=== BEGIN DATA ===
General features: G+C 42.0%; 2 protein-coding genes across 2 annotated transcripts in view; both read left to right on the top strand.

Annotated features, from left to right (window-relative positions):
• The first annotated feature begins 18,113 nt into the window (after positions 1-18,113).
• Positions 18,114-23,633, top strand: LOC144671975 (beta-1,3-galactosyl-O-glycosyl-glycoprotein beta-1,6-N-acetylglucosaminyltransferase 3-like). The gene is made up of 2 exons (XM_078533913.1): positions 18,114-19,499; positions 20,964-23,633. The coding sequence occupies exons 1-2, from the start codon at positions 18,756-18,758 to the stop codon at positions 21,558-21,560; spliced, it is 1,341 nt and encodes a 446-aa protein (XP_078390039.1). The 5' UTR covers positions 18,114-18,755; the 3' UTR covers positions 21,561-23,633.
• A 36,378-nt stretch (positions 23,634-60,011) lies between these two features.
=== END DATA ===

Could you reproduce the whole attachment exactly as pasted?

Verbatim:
General features: G+C 42.0%; 2 protein-coding genes across 2 annotated transcripts in view; both read left to right on the top strand.

Annotated features, from left to right (window-relative positions):
• The first annotated feature begins 18,113 nt into the window (after positions 1-18,113).
• Positions 18,114-23,633, top strand: LOC144671975 (beta-1,3-galactosyl-O-glycosyl-glycoprotein beta-1,6-N-acetylglucosaminyltransferase 3-like). The gene is made up of 2 exons (XM_078533913.1): positions 18,114-19,499; positions 20,964-23,633. The coding sequence occupies exons 1-2, from the start codon at positions 18,756-18,758 to the stop codon at positions 21,558-21,560; spliced, it is 1,341 nt and encodes a 446-aa protein (XP_078390039.1). The 5' UTR covers positions 18,114-18,755; the 3' UTR covers positions 21,561-23,633.
• A 36,378-nt stretch (positions 23,634-60,011) lies between these two features.